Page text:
[clug] transparent gpg in vim [answer]

Eyal Lebedinsky eyal at eyal.emu.id.au
Sun Apr 3 06:41:21 UTC 2016

On 14/02/16 19:06, Eyal Lebedinsky wrote:
> I am using this feature for a few years happily. My .vimrc was from here (a long time ago):
>      http://blog.endpoint.com/2012/05/vim-working-with-encryption.html
> Today I found that I have a problem when I used it in a VM, where I thought it worked before.
> I can easily open a gpg encrypted file. No problem.
> When I write the file the prompts for a passphrase come up as expected. However, the saved file is much larger
> than I expected. running 'file' on it says 'data' while on a proper gpg file it knows it is.
> When I open the saved file it does not ask for the passphrase, but shows
>      "test.gpg" 3L, 759C
>      shell returned 2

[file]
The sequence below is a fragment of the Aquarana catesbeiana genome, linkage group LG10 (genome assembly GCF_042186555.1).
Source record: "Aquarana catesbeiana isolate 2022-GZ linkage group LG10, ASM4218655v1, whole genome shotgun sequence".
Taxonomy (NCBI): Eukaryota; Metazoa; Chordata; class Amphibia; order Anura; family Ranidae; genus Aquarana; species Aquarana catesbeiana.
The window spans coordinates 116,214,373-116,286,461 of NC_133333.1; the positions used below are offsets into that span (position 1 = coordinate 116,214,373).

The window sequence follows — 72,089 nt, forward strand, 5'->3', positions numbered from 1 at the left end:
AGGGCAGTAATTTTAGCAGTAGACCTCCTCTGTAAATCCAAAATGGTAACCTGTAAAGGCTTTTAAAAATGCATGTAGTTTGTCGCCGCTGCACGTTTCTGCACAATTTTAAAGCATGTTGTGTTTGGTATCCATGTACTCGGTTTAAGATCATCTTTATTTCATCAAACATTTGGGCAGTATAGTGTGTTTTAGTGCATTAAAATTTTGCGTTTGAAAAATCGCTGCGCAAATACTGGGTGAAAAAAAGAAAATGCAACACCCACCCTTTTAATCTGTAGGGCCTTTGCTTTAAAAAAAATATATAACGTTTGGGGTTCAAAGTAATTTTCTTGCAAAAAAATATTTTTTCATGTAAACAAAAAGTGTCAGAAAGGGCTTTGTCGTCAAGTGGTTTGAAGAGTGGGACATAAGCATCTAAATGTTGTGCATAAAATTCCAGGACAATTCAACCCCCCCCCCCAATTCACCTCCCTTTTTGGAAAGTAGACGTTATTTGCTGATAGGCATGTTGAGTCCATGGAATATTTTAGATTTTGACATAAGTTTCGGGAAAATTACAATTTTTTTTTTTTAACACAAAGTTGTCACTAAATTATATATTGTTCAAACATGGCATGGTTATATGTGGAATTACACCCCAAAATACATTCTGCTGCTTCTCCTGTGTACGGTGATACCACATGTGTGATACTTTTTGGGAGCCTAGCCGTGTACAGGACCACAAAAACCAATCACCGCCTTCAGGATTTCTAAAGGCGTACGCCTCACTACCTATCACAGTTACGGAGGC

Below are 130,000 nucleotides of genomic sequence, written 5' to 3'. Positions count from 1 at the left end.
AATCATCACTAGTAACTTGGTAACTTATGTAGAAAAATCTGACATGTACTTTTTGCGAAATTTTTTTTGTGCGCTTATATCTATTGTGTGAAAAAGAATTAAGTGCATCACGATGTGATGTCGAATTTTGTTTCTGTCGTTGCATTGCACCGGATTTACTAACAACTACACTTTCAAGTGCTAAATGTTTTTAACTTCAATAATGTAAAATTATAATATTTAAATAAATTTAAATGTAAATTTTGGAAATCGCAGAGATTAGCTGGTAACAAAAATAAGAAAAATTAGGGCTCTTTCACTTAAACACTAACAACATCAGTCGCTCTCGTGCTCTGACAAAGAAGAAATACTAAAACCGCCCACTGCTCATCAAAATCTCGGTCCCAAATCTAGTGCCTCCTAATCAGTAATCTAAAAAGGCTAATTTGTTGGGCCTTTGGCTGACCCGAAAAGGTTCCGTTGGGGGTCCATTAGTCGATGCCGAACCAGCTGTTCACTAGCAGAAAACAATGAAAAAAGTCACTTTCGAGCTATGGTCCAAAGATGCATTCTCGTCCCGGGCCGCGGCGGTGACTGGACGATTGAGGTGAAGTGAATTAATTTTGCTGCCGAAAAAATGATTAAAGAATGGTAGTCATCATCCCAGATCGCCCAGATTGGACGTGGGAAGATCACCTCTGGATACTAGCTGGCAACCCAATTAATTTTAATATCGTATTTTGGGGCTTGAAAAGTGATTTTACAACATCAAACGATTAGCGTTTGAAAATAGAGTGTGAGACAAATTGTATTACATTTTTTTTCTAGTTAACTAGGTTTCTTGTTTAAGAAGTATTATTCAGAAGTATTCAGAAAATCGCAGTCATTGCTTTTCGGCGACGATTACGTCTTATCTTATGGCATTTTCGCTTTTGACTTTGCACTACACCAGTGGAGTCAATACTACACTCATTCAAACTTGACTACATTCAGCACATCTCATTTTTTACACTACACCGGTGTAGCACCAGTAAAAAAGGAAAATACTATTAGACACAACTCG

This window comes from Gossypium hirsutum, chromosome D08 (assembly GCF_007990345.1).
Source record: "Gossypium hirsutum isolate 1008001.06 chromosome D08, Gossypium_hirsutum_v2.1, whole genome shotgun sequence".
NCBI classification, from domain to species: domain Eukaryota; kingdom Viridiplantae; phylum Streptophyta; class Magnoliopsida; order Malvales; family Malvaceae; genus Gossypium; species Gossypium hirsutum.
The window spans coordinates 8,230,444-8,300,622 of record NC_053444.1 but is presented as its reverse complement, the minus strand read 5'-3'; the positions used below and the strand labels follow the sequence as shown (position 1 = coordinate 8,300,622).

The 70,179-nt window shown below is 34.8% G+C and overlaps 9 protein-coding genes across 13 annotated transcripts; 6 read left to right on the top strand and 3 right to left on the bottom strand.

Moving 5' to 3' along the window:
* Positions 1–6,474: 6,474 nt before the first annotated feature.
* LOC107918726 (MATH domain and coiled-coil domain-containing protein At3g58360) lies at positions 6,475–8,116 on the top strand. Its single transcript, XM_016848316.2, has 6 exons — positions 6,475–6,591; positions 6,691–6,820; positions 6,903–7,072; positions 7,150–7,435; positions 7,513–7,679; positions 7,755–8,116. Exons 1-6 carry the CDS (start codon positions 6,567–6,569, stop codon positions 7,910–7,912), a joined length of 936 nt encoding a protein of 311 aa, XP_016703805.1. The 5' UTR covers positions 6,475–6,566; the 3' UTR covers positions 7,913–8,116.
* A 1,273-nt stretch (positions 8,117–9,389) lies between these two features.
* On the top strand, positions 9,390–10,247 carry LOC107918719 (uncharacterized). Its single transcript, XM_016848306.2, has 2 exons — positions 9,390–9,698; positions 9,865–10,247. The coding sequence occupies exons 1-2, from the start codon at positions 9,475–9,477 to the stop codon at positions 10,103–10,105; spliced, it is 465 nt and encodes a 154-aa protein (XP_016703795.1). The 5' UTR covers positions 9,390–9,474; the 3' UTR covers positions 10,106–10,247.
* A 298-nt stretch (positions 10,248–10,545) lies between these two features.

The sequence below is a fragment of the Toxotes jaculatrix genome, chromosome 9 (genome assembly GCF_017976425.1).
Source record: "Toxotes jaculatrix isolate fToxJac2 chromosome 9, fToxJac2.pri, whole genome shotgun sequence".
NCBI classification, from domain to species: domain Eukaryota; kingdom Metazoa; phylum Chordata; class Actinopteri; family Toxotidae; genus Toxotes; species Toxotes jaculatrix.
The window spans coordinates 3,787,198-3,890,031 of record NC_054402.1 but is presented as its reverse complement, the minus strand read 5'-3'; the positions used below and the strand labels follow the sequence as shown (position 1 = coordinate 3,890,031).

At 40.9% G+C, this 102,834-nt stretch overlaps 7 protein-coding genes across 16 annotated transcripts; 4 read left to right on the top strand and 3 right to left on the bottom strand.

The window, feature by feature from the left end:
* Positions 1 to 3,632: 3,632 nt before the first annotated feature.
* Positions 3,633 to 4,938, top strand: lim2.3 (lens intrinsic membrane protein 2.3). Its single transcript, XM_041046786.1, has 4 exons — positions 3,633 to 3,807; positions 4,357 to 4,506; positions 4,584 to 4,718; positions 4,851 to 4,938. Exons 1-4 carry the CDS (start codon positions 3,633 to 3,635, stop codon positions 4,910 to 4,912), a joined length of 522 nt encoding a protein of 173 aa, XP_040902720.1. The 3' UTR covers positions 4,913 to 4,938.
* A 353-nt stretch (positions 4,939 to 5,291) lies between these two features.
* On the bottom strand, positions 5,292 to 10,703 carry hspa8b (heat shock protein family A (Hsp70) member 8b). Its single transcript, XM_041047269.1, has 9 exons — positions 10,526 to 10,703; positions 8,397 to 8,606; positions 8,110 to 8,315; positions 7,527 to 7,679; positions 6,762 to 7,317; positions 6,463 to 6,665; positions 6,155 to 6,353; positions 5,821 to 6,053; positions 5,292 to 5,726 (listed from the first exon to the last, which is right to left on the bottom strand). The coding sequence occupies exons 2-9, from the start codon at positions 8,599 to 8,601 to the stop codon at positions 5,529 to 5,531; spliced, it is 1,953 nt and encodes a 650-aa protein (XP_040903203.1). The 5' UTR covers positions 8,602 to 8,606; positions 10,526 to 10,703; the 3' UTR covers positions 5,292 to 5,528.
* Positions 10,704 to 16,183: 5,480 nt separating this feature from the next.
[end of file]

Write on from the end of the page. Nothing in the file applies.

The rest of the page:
>      3 lines filtered
>      Press ENTER or type command to continue
> The opened file is empty.
> The original file has only two words, gpg encrypted it is about 80 bytes, the badly saved one is 77 bytes.
> Another point. Initially even this did not work. I did not have any pub/sec keyrings, so when saving (in vim) I got a prompt
> (probably from gpg):
>      You did not specify a user ID, (you may use "-r")
>      Current recipients:
>      Enter the user ID, End with an empty line:
> I did not know how to respond. Do I did a 'gpg --gen-key' with fake data and got the behavior described at the top.
> Finally, should I switch to using 'vim -x' with 'cryptmetod="blowfish2"'? I use it to keep my passwords file
> (no need to discuss other ways of addressing this need). The nice thing about what I use is that I can always
> {en,de}crypt with 'gpg' when I do not have access to vi.

Seems that no one is interested...

Now that I am back from my travels, and having spent some time looking at the vim and gpg
configurations, it turned out to be unrelated to these.

What I needed is a setting of "LC_ALL=C" which I have on my desktop but not on my portable
system (my laptop). I had this set many years ago or else sort order (e.g. in 'ls') is not
what I was (am) used to.

Eyal Lebedinsky (eyal at eyal.emu.id.au)

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